/ 22 June 2023

South Africa considers taking action against Polish embassy

Khumbudzo Ntshavhen
Minister in the presidency Khumbudzo Ntshavheni. (Jairus Mmutle/GCIS)

The South African government is looking at possible action it could take against the Polish embassy after a charter flight ferrying President Cyril Ramaphosa’s protection unit was grounded at Warsaw Chopin Airport.

Minister in the Presidency Khumbudzo Ntshavheni told a post-cabinet media briefing on Thursday that International Relations Minister Naledi Pandor’s department is considering “measures to be taken in addition to the work that has been done”.  

“The client department is SAPS [South African Police Services], who will then say what are the things that have gone right and gone wrong, but where have we as a country been offended in terms of diplomatic protocol, we will take the necessary preventative measures [and] necessary channels,” she said.

“You will recall previously we had an incident with the United States and the conduct of their embassy and we took necessary steps and we will announce through [the international relations department] what are the measures that we will take and channels we are using to address the incident, unfortunate as it was.”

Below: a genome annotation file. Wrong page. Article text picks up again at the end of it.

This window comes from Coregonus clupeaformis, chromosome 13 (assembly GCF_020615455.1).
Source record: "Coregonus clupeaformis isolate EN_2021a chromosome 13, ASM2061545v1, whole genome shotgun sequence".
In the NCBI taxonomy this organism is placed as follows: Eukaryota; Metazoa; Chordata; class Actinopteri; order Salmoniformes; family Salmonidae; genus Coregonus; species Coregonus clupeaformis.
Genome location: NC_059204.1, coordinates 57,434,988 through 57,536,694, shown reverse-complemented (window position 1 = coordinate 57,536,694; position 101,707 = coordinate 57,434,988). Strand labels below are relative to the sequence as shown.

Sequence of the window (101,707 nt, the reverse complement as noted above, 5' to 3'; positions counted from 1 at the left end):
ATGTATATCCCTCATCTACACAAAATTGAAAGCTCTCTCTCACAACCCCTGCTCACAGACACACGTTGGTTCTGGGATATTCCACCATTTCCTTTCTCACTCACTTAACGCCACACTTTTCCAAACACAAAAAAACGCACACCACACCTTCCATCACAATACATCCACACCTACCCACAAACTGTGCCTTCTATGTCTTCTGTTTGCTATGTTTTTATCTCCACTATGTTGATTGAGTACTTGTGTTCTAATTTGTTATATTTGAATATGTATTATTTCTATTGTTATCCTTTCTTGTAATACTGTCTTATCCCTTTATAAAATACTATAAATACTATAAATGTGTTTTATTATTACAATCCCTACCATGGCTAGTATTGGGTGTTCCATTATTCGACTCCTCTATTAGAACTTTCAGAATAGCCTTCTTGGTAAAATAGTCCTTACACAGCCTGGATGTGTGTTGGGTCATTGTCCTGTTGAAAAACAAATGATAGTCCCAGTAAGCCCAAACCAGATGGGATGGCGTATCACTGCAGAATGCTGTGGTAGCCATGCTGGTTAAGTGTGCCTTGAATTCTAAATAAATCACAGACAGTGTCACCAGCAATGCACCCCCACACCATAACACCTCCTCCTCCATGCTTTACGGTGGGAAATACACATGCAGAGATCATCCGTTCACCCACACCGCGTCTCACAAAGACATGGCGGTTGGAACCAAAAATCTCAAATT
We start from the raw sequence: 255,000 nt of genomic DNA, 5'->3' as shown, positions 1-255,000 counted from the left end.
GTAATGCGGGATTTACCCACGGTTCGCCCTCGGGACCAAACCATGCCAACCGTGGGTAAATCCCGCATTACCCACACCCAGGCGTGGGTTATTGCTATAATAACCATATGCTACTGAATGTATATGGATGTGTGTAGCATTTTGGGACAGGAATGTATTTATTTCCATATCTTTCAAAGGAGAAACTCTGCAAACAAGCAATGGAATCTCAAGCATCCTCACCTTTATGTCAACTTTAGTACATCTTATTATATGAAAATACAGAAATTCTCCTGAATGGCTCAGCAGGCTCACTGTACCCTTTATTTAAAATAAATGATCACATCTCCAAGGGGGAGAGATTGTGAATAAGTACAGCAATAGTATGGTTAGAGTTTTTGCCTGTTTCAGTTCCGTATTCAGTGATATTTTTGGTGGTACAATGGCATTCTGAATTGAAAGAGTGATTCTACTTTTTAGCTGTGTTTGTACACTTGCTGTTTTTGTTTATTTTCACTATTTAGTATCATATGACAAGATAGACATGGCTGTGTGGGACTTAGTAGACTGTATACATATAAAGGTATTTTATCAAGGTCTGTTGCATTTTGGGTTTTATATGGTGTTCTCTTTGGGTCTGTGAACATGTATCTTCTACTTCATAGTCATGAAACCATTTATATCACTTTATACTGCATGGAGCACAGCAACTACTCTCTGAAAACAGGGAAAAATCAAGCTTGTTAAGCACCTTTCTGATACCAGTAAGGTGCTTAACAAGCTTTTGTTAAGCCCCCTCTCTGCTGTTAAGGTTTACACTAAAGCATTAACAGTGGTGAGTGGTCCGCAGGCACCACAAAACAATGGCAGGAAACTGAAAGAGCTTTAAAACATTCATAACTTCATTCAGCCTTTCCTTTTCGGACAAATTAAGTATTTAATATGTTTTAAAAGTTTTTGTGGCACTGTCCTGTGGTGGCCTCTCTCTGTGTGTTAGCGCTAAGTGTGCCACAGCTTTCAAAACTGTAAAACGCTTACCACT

Last week, Poland blocked the South African delegation accompanying Ramaphosa to Ukraine and Russia on an African peacekeeping mission from getting off their plane for hours, citing undeclared dangerous goods on board.

Journalists travelling with Ramaphosa’s protection unit were also stuck at Warsaw’s airport. 

In videos released by the reporters on social media, Ramaphosa’s head of security, Major General Wally Rhoode suggested the Polish move was driven by racism and sabotage.

In one video published by eNCA journalist Aviwe Mtila, Rhoode said the Polish government was placing Ramaphosa’s life at risk, adding that this was the first time he had encountered such a situation with a diplomatic passport.

In a statement, the Polish foreign affairs ministry said dangerous goods were on board the plane without the necessary permission to bring them in. It said there were also people on board the aircraft whose presence the Polish government had not been notified about beforehand.

Ntshavheni refuted Warsaw’s statement during Thursday’s briefing, insisting that South Africa had “done everything properly”. 

“On our part, everything was done according to normal protocols. The SAA charter was a charter plane, not a normal flight so they can carry whatever is supposed to be carried by that delegation,” she said.

“There were no dangerous goods, there were weapons that formed the protection of our president. It’s normal,  all presidents as they travel internationally they travel with security and weapons and the permits allowed for them to come in.”

Ramaphosa and the heads of state of Comoros, Zambia, and Senegal, were part of the African delegation which met Ukrainian President Volodymyr Zelensky in Kyiv and then Russia’s Vladimir Putin in St Petersburg. Heads of state from Egypt, Congo and Uganda pulled out of the mission days before its departure on Thursday.